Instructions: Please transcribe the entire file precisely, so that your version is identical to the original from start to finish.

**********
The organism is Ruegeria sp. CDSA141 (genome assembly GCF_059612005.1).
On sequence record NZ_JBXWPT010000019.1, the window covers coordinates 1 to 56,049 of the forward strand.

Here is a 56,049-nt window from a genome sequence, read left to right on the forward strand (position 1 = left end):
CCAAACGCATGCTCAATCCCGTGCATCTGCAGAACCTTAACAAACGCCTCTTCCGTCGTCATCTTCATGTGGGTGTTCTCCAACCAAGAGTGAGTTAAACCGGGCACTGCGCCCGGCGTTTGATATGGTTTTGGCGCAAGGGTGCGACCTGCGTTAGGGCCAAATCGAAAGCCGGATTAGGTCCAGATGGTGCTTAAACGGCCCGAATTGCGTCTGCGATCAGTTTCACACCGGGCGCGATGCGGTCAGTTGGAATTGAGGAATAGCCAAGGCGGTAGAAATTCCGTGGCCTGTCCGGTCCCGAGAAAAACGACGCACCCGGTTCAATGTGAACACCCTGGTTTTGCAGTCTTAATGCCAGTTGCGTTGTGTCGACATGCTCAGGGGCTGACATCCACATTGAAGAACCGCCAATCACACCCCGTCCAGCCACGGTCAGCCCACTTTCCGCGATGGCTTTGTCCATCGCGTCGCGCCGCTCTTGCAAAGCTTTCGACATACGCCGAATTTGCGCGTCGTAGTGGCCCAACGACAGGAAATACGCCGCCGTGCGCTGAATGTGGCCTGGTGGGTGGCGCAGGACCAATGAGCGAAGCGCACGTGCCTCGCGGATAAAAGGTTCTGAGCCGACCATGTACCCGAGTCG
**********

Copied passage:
The organism is Ruegeria sp. CDSA141 (genome assembly GCF_059612005.1).
On sequence record NZ_JBXWPT010000019.1, the window covers coordinates 1 to 56,049 of the forward strand.

Here is a 56,049-nt window from a genome sequence, read left to right on the forward strand (position 1 = left end):
CCAAACGCATGCTCAATCCCGTGCATCTGCAGAACCTTAACAAACGCCTCTTCCGTCGTCATCTTCATGTGGGTGTTCTCCAACCAAGAGTGAGTTAAACCGGGCACTGCGCCCGGCGTTTGATATGGTTTTGGCGCAAGGGTGCGACCTGCGTTAGGGCCAAATCGAAAGCCGGATTAGGTCCAGATGGTGCTTAAACGGCCCGAATTGCGTCTGCGATCAGTTTCACACCGGGCGCGATGCGGTCAGTTGGAATTGAGGAATAGCCAAGGCGGTAGAAATTCCGTGGCCTGTCCGGTCCCGAGAAAAACGACGCACCCGGTTCAATGTGAACACCCTGGTTTTGCAGTCTTAATGCCAGTTGCGTTGTGTCGACATGCTCAGGGGCTGACATCCACATTGAAGAACCGCCAATCACACCCCGTCCAGCCACGGTCAGCCCACTTTCCGCGATGGCTTTGTCCATCGCGTCGCGCCGCTCTTGCAAAGCTTTCGACATACGCCGAATTTGCGCGTCGTAGTGGCCCAACGACAGGAAATACGCCGCCGTGCGCTGAATGTGGCCTGGTGGGTGGCGCAGGACCAATGAGCGAAGCGCACGTGCCTCGCGGATAAAAGGTTCTGAGCCGACCATGTACCCGAGTCG